Based in Italy and founded in 2011, when NewSpace was still a concept, D-Orbit provides an end-to-end solution from launch to placement in orbit with a reduction of the launch costs of an entire satellite constellation by up to 40%. Its secret weapon? An electric propulsion system that allows its space vehicle to execute manoeuvres and change altitude to bring a fleet of smallsats into their desired orbit one by one. Indeed, sharing a ride with a larger mission to reduce launch costs will only take a smallsat so far into low Earth orbit (LEO). A space vehicle is then required to deploy these into their final orbits. In the industry, this is called the last-mile delivery and is set to become a hotly contested space with a forecast of 120 orbital transfer vehicles, or space tugs as they are more commonly known, in operation by the next decade. Spain's PLD Space and France's ExoTrail, two companies quickly making their mark, are also vying to conquer this last-mile delivery market.
Skyrora, one of those NewSpace start-ups with an evocative name and cool logo to go with it, is building rockets and space tugs to deliver satellites into LEO from one of the UK's spaceports in the Shetland Islands. Founded in 2018 in Edinburgh, Scotland, Skyrora is the perfect illustration of the adaptability inherent to start-ups as the company is not only content to build rockets, but it has also designed its own 3D printer and developed an eco-friendly rocket fuel based on unrecycled waste plastic. With the largest rocket engine manufacturing facility in the UK, the company is spearheading Scotland's growing space tech industry.
Another noticeable company is Interstellar Lab. Located in the suburbs of Paris, this firm's mission is to provide fresh foods to astronauts in LEO by designing autonomous greenhouses that act like biopods. Controlled by AI, these pods could potentially feed future colonists on the Moon or Mars. Interstellar Lab's offering is so compelling that NASA and ESA have partnered with them.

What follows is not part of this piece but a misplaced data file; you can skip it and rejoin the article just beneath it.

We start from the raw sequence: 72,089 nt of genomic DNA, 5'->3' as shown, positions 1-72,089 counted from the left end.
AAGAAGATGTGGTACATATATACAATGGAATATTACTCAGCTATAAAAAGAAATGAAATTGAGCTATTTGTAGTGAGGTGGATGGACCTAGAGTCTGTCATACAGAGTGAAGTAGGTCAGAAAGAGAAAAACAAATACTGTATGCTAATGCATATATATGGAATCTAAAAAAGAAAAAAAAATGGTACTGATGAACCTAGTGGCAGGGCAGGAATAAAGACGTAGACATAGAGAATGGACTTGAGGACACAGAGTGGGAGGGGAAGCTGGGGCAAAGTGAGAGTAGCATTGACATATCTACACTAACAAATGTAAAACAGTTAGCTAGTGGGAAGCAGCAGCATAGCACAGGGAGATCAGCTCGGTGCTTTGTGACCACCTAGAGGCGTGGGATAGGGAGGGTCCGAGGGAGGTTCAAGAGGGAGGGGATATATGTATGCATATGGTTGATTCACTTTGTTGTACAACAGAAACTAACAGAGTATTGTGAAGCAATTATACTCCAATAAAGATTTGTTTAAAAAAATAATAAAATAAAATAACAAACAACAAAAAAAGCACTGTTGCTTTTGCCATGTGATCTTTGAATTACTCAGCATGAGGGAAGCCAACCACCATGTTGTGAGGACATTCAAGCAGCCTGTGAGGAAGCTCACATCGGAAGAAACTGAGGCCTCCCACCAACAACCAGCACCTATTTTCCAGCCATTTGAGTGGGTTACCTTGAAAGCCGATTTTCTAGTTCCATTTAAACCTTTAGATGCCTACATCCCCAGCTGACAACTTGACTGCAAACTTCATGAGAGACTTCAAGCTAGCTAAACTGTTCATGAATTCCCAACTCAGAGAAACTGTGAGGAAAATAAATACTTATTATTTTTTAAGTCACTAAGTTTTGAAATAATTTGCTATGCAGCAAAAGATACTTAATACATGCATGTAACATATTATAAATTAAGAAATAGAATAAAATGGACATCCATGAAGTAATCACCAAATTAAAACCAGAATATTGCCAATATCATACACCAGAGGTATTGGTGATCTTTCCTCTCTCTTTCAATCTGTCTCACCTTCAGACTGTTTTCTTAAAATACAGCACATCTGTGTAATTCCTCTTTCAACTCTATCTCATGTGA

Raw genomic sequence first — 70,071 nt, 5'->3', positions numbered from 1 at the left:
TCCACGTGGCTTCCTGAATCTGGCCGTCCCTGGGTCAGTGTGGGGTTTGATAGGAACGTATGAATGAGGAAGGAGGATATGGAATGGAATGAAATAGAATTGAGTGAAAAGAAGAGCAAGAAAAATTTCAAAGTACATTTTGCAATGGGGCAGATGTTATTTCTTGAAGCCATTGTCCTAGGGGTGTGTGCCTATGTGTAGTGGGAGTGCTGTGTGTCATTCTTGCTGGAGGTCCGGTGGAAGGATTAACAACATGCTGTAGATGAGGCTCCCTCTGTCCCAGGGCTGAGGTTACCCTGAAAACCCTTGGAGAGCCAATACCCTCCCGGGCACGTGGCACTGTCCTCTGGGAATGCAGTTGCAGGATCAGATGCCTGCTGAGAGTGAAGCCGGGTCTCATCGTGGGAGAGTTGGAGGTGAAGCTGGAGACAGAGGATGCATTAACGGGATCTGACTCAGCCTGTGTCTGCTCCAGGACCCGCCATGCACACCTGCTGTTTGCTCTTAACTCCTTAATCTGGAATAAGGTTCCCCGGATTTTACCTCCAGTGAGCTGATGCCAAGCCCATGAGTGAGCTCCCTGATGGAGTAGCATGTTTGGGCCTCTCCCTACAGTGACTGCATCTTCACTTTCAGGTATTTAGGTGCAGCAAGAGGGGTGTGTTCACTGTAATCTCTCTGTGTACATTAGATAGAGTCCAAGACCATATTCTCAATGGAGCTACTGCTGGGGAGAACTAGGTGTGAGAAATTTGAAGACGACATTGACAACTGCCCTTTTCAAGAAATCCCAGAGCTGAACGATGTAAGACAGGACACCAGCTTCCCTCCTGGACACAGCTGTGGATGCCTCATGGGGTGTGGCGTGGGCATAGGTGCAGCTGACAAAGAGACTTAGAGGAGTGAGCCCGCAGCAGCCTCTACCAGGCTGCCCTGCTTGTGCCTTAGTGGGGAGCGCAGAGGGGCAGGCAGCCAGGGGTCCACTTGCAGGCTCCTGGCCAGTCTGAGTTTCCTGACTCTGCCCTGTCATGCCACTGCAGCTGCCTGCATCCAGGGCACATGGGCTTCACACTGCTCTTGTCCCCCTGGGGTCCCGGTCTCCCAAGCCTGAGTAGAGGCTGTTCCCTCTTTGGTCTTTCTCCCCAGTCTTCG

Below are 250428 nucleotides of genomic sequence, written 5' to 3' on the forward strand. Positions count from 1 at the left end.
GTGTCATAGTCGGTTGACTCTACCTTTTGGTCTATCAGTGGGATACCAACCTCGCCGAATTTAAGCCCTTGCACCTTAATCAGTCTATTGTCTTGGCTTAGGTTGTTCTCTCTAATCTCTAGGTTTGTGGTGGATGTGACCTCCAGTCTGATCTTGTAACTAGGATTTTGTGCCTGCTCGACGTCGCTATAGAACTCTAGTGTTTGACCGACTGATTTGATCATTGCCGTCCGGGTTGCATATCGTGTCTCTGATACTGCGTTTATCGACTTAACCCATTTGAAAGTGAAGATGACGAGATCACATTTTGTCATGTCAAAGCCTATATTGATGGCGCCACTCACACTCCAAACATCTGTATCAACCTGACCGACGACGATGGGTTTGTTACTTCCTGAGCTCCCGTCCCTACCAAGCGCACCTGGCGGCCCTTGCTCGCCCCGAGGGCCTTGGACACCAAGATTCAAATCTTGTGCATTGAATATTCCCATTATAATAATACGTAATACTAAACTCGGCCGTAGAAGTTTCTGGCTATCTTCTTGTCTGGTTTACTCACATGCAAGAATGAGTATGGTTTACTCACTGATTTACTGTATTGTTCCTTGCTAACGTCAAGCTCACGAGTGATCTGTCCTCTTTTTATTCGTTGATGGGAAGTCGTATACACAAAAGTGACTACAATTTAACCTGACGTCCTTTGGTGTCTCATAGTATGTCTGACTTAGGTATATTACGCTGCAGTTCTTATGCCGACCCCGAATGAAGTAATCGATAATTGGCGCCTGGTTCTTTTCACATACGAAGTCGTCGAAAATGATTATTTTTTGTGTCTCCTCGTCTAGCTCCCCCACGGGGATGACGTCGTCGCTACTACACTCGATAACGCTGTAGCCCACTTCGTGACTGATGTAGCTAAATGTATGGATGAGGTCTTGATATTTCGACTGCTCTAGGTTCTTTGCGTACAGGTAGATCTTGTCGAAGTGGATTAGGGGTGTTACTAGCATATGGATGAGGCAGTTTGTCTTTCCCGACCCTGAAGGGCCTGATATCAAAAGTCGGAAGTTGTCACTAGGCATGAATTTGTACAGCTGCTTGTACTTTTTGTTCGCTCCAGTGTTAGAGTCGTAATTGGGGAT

These are just a few of the growing list of NewSpace firms in Europe. Want to build a satellite? Space Structures in Berlin will give you the parts you need and the software to go with it. Looking for the most efficient rocket propulsion system in the market? Pangea Aerospace calling from Toulouse and Barcelona have been working on it for over five years now. Need a sensor to monitor gas in a spacesuit? Arquimea in Madrid will happily deliver.
As for what might happen above the Kármán line in the coming decades, there seem to be no limits. Companies such as Skyrora and D-Orbit are looking into the feasibility of a space circular economy where satellites become modular, and dead satellites could be recycled to create new ones. Also, NASA and ESA's renewed interest in placing boots on the Moon's surface before the decade's end is driving significant investment in technologies that will take NewSpace further afield.
As such, the need for engineers and scientists to fuel space tech's rapid growth will continue to be more pressing. Derek Harris, Business Operation Manager at Skyrora, lists three critical attributes for anyone interested in pursuing a career within the field: you need to be passionate and driven, be an excellent team player, and be adaptable to change. In exchange, the pathways for growth seem boundless and will take place much faster than in most industries. So, if you are considering a career in the booming European space tech industry, it appears that the only way to go is up.
About the Author: Bernard Henin is a published author currently writing books and articles on space science and technology.